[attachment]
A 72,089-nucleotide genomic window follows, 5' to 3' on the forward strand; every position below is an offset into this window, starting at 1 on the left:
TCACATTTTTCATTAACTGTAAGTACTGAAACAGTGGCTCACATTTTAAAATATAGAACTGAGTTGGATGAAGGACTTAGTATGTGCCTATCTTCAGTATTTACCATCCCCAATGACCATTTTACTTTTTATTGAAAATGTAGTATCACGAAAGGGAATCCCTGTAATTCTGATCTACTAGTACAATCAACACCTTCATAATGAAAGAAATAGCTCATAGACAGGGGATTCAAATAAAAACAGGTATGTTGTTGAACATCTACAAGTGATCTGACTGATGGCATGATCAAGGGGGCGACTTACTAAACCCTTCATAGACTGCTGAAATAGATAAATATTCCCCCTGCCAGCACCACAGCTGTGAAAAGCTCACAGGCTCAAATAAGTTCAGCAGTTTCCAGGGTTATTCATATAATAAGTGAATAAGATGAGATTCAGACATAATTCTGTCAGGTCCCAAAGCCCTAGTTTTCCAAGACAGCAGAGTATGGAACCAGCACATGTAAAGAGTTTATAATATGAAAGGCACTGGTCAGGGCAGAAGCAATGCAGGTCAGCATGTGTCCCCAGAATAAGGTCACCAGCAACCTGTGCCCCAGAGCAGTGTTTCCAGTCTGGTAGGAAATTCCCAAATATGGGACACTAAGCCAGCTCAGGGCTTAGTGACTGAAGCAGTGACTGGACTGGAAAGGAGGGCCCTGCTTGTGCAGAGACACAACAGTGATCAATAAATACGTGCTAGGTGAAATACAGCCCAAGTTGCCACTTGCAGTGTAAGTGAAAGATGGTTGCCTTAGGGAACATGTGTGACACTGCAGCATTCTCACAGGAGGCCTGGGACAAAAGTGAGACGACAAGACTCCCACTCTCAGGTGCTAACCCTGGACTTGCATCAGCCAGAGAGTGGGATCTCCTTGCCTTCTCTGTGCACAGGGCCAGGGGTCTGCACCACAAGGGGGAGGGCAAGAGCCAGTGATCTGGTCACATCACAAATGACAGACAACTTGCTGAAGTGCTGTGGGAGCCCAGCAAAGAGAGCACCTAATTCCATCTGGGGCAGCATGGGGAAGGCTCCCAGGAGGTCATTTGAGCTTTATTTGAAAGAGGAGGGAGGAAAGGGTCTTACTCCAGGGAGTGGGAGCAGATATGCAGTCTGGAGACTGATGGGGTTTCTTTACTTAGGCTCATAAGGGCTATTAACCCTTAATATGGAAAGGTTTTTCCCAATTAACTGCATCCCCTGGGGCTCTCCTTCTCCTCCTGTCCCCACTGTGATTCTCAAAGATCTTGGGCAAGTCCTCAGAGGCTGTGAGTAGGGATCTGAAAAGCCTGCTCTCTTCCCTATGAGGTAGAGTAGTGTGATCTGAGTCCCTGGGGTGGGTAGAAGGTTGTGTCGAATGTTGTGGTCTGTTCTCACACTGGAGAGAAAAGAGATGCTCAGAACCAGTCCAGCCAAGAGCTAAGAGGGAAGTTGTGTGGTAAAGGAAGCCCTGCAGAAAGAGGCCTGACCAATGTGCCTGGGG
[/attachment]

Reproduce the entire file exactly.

A 72,089-nucleotide genomic window follows, 5' to 3' on the forward strand; every position below is an offset into this window, starting at 1 on the left:
TCACATTTTTCATTAACTGTAAGTACTGAAACAGTGGCTCACATTTTAAAATATAGAACTGAGTTGGATGAAGGACTTAGTATGTGCCTATCTTCAGTATTTACCATCCCCAATGACCATTTTACTTTTTATTGAAAATGTAGTATCACGAAAGGGAATCCCTGTAATTCTGATCTACTAGTACAATCAACACCTTCATAATGAAAGAAATAGCTCATAGACAGGGGATTCAAATAAAAACAGGTATGTTGTTGAACATCTACAAGTGATCTGACTGATGGCATGATCAAGGGGGCGACTTACTAAACCCTTCATAGACTGCTGAAATAGATAAATATTCCCCCTGCCAGCACCACAGCTGTGAAAAGCTCACAGGCTCAAATAAGTTCAGCAGTTTCCAGGGTTATTCATATAATAAGTGAATAAGATGAGATTCAGACATAATTCTGTCAGGTCCCAAAGCCCTAGTTTTCCAAGACAGCAGAGTATGGAACCAGCACATGTAAAGAGTTTATAATATGAAAGGCACTGGTCAGGGCAGAAGCAATGCAGGTCAGCATGTGTCCCCAGAATAAGGTCACCAGCAACCTGTGCCCCAGAGCAGTGTTTCCAGTCTGGTAGGAAATTCCCAAATATGGGACACTAAGCCAGCTCAGGGCTTAGTGACTGAAGCAGTGACTGGACTGGAAAGGAGGGCCCTGCTTGTGCAGAGACACAACAGTGATCAATAAATACGTGCTAGGTGAAATACAGCCCAAGTTGCCACTTGCAGTGTAAGTGAAAGATGGTTGCCTTAGGGAACATGTGTGACACTGCAGCATTCTCACAGGAGGCCTGGGACAAAAGTGAGACGACAAGACTCCCACTCTCAGGTGCTAACCCTGGACTTGCATCAGCCAGAGAGTGGGATCTCCTTGCCTTCTCTGTGCACAGGGCCAGGGGTCTGCACCACAAGGGGGAGGGCAAGAGCCAGTGATCTGGTCACATCACAAATGACAGACAACTTGCTGAAGTGCTGTGGGAGCCCAGCAAAGAGAGCACCTAATTCCATCTGGGGCAGCATGGGGAAGGCTCCCAGGAGGTCATTTGAGCTTTATTTGAAAGAGGAGGGAGGAAAGGGTCTTACTCCAGGGAGTGGGAGCAGATATGCAGTCTGGAGACTGATGGGGTTTCTTTACTTAGGCTCATAAGGGCTATTAACCCTTAATATGGAAAGGTTTTTCCCAATTAACTGCATCCCCTGGGGCTCTCCTTCTCCTCCTGTCCCCACTGTGATTCTCAAAGATCTTGGGCAAGTCCTCAGAGGCTGTGAGTAGGGATCTGAAAAGCCTGCTCTCTTCCCTATGAGGTAGAGTAGTGTGATCTGAGTCCCTGGGGTGGGTAGAAGGTTGTGTCGAATGTTGTGGTCTGTTCTCACACTGGAGAGAAAAGAGATGCTCAGAACCAGTCCAGCCAAGAGCTAAGAGGGAAGTTGTGTGGTAAAGGAAGCCCTGCAGAAAGAGGCCTGACCAATGTGCCTGGGG